On May 24, 1994 a 22 year old male pilot plant operator was fatally injured at a Massachusetts biotechnology company when he opened a pressure vessel which was still under pressure. The victim was extracting the compound taxol from yew needles in a near "super critical" fluid process which employed methanol and carbon dioxide, at a pressure of 2,000 pounds per square inch (psi). The victim, who was alone, was at the end of the procedure when the pressure release occurred. Apparently believing the vessel to be depressurized, the victim attempted to remove the heavy steel cover. It appears he removed the four bolts holding the cover in place, and was attempting to remove the retaining flanges when the cover of the vessel blew. The pressure was released, throwing the victim 10 feet across the room. An assistant to the company president noted that the building's alarm and sprinkler systems had been activated, and alerted the president as he was leaving the building. Within 15 seconds the president found the victim, with a slight pulse, entangled in equipment. Paramedics were immediately summoned. The victim was transported to a hospital where he was pronounced dead later than night. In order to prevent future similar occurrences, the MA FACE Program recommends that employers: 1. And equipment manufacturers install safe guards, such as mechanical interlocks, on pressure vessels to ensure that they are completely depressurized prior to being opened. 2. Use a system of "checks and balances" to verify whether residual pressure remains in pressure vessels. 3. Ensure that all operators of pressure vessels are fully trained prior to allowing them to operate a system. 4. Use procedures for minimizing the potential for materials blockage in those supercritical extraction processes prone to blockage. 5. Develop procedures to insure the purity grade of solvents used in supercritical fluid systems. 6. Ensure that process equipment and operations undergo safety reviews before going into service in research, pilot or production capacities. In addition, government agencies should: 7. Consider developing safety standards to protect employees who operate pressure vessels.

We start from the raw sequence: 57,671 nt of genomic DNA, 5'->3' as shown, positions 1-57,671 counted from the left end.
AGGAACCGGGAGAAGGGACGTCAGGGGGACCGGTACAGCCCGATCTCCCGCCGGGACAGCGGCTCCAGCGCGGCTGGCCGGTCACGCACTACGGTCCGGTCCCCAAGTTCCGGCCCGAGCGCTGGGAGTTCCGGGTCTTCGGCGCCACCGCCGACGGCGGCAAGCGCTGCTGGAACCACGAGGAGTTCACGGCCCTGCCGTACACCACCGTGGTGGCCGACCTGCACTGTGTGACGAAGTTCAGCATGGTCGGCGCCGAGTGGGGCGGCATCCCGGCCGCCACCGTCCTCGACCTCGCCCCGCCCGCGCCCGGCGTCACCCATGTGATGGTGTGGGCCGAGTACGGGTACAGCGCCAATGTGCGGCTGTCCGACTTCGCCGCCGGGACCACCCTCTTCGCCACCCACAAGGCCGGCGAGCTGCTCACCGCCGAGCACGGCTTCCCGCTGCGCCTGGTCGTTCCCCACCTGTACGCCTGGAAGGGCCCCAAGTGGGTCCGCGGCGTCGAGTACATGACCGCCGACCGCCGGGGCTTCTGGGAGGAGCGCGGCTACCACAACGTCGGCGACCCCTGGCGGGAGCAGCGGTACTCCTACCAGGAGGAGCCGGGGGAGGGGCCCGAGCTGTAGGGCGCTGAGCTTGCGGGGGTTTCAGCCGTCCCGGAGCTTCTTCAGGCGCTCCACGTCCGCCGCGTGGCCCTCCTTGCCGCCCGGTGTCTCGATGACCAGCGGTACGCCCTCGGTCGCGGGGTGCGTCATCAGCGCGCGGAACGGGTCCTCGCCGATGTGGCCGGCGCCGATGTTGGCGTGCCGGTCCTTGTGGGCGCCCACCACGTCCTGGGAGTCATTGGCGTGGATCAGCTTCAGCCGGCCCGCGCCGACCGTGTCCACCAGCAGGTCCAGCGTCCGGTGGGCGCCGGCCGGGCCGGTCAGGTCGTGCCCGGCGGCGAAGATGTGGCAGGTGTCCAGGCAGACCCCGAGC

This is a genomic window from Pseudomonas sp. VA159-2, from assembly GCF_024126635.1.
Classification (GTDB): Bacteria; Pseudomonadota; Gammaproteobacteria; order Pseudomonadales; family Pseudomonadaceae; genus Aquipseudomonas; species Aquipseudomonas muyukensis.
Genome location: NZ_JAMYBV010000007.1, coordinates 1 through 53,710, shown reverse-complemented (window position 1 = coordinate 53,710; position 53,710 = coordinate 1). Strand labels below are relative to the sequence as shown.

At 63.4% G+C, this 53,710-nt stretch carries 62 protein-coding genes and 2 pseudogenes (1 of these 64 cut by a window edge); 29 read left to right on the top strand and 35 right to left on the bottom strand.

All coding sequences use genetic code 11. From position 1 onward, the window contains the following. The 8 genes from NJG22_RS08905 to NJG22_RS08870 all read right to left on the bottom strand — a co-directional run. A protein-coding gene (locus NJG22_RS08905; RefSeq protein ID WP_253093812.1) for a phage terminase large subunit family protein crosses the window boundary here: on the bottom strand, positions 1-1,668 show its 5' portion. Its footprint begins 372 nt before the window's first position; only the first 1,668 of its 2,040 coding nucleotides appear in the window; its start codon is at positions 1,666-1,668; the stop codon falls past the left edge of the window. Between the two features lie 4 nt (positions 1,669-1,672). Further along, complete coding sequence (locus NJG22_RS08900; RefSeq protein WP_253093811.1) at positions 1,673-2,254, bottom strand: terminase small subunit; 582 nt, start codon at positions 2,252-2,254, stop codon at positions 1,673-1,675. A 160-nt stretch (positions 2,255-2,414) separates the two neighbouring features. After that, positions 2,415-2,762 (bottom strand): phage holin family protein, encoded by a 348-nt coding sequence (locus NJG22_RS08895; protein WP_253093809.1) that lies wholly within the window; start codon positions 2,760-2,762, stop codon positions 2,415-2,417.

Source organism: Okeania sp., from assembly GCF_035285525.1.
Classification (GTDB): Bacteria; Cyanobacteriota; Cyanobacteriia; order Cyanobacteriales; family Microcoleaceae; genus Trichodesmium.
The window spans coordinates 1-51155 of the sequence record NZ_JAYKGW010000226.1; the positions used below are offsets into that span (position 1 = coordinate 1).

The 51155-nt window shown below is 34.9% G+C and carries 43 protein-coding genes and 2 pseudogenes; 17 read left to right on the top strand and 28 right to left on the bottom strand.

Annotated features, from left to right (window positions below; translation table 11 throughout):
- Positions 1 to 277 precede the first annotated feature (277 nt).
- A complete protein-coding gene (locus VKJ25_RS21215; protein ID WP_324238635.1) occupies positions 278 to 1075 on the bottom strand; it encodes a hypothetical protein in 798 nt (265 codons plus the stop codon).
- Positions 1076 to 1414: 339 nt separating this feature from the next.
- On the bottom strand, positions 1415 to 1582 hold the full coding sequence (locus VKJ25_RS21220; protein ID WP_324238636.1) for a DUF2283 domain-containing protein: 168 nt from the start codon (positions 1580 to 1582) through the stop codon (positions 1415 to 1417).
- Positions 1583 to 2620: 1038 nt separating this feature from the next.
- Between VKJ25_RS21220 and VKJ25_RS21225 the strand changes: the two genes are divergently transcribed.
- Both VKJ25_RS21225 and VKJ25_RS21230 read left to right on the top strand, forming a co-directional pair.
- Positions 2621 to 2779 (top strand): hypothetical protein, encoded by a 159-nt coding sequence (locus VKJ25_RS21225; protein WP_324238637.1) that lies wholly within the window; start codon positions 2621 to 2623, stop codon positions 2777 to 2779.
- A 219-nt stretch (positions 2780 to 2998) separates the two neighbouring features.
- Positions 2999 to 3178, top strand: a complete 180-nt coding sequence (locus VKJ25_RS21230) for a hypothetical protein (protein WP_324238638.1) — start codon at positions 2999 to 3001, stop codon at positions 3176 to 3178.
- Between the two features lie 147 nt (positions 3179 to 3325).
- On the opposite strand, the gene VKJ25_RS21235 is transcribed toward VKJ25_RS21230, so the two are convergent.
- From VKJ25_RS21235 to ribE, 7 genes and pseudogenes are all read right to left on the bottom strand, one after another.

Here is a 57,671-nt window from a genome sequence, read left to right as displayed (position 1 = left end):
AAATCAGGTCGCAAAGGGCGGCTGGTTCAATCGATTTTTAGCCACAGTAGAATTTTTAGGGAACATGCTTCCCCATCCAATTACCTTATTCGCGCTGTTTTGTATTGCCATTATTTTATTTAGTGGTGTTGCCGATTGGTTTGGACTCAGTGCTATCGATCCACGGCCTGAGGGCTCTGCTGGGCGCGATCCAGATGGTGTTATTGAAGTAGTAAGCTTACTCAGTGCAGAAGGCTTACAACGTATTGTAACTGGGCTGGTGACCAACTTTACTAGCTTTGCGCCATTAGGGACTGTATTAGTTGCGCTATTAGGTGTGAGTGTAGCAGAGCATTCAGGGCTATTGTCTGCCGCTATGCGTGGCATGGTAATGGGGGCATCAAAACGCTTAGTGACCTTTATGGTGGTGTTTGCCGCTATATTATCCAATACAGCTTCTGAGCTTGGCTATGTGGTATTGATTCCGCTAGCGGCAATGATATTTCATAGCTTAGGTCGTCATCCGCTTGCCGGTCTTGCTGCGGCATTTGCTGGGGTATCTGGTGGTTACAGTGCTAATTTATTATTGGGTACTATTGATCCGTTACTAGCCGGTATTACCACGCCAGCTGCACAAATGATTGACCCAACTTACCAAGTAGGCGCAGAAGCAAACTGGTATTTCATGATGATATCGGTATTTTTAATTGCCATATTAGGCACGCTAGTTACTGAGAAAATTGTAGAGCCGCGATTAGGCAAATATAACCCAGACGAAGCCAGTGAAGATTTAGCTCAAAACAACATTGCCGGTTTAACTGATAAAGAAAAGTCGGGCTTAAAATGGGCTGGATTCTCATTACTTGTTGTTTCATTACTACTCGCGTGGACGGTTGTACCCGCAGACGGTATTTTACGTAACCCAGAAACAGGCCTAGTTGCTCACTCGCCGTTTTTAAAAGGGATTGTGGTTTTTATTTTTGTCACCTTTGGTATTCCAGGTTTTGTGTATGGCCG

Region-1; Accident-analysis; Accident-prevention; Accidents; Injuries; Injury-prevention; Traumatic-injuries; Work-operations; Work-analysis; Work-areas; Work-performance; Work-practices; Safety-education; Safety-equipment; Safety-measures; Safety-monitoring; Protective-measures; Pressure-chambers; Training; Pharmaceutical-industry